Tsue ~ That's What She Said: Restoring Wicker Patio Chairs

Thursday, July 8, 2010

Restoring Wicker Patio Chairs

Old Wicker Chair, Wicker Caning

When we bought our new house a couple of years ago, I remember someone telling our Realtor that  we didn't mind looking at houses that required some work.  Well, someone, was very naive.

After looking at hundreds of homes on line, and a goodly number in person, we fell in love with a traditional colonial that needed a great deal of updating.  Okay, okay.  Nearly the whole house needs updating.  But when you've already fallen in love with the in ground pool and the master bedroom, what's a few (hundred) home improvement projects, in the grand scheme of things, right?

We are making progress...but much more slowly than we had ever anticipated.  By a long shot.

Now that's it summer, our indoor projects are temporarily abandoned for rainy days and we are working on our screened porch/outdoor living space.  During the warm months, second only to our family room, it is one of our most popular "rooms" and overlooks the pool.

In the move, we gained a significant amount of square footage and were lacking in all the furniture needed to fill it.  Especially for the porch.  Someone decided wicker would look wonderful.  Someone, with all the other pending purchases, suffered extreme sticker-shock when they shopped for new wicker.

Not to be discouraged, I scoured Craigslist and found some fantastic pieces at great prices.  Okay, maybe the pieces weren't currently fantastic, but the potential was there.  With a bit of love.  And know-how I didn't possess. (did I mention that the hard-working hubby has put a moratorium on new project purchases until our current batch are finished?  LOL poor guy)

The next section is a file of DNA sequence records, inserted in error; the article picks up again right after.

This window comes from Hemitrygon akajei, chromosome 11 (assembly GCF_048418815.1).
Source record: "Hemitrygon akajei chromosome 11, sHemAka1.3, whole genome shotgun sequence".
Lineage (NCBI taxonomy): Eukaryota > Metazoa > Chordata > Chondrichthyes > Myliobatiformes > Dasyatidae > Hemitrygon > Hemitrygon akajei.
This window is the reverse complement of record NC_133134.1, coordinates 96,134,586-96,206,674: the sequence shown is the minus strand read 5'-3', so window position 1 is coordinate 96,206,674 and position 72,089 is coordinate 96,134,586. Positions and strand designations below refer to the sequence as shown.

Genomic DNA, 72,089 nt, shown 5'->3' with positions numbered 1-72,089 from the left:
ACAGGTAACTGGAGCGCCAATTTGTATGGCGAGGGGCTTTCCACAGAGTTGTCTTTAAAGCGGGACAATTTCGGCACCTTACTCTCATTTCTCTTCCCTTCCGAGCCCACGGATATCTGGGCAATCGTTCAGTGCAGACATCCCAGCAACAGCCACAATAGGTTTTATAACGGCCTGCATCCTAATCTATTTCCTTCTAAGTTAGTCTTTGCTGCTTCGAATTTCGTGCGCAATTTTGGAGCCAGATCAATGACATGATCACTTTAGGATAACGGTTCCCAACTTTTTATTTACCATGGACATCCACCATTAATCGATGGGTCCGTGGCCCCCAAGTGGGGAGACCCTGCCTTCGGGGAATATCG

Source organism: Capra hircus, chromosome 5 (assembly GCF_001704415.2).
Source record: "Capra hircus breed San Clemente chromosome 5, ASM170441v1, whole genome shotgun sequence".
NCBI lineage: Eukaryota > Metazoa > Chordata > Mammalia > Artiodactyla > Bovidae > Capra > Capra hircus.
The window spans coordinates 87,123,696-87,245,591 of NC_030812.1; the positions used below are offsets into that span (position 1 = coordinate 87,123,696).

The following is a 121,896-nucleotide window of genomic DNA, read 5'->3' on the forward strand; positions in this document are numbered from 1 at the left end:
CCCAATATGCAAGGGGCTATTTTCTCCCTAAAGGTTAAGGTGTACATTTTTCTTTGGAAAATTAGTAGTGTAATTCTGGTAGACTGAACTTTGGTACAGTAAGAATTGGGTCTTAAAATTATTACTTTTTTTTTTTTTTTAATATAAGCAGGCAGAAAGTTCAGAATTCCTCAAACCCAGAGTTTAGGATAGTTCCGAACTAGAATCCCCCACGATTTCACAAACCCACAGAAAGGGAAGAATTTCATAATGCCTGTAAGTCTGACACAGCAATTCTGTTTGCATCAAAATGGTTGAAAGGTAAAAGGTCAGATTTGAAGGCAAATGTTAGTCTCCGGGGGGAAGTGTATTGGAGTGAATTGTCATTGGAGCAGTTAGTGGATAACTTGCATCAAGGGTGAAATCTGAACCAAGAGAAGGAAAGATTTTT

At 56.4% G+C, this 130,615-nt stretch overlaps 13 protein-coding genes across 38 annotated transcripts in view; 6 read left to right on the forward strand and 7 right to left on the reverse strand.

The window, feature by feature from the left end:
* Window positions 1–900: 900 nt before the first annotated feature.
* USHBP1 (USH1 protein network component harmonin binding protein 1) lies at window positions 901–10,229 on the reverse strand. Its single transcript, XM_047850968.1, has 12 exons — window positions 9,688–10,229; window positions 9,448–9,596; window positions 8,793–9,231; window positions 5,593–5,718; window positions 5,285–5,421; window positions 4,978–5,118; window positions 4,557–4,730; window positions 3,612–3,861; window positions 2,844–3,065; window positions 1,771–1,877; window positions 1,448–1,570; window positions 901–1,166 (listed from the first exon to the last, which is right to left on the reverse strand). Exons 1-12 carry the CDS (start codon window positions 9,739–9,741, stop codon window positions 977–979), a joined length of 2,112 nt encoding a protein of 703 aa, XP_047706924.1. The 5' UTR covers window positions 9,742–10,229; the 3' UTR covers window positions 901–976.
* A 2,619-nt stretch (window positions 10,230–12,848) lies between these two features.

How hard could refurbishing wicker be?  Surprisingly, very easy!
For the most part, the wicker was in good shape, with the exception of the legs, the caning on which had come loose and was quite ratty.  Although the pieces were not of a set, their shapes had similar elements and needed continuity of color.  Cushions were weather worn and needing.

After a bit of online searching, I found instructions for re-caning the legs and a site to purchase the binding cane, The Country Seat.  After a few weeks of watching our local home improvement stores' ads, I was able to purchase Rustoleum Ultra Cover spray on sale, nearly 50% off, with a rebate to boot!  I chose Kona Brown as the new hue.

The re-caning went smoothly, although it did take some time.  The binder cane needs to be soaked in water for a couple of hours until it "bends like string".  Best to only remove the strips you'll use immediately, as they will dry and harden relatively quickly in the warm summer air.  I removed the old binder, used small finishing nails to attach the new, wrapped the legs.  After re-wrapping the first leg a couple of times, I found my rhythm and the balance of the legs were a cinch.  I added a number of finishing nails per leg, to ensure the wrap remained taut.

Before spraying, I cleaned the chairs, removed flaking paint from one that had been previously painted and let them dry thoroughly.  Painting, even by spray, took much longer than I had anticipated.  Inherent with woven wicker, after a drying, it seemed for a time that I found a spot here and a spot there that had been missed.  Patience at this stage will be required.

Now all that's left to do is select a new fabric to cover the existing cushions and enjoy them.  I'm already taken with the new color!

Wicker Chair, Wicker, Caning

New similar pieces at Pier One range from $150 - $230 a piece.

I spent:
$90.00 on  pieces: ($5, $25, 2 @ $30ea)
$25.00 on binder cane
$24.00 on paint (less the rebate!)
$25.00 max estimate on fabric and such for refurbishing cushions
Four rehabbed pieces for the price of one new chair!

One project (mostly) done, only 999,999 left to go!

The opinions above are both honest and of my own experiences.  Images sourced from freedigitalphotos.net and Dreamstime.com.


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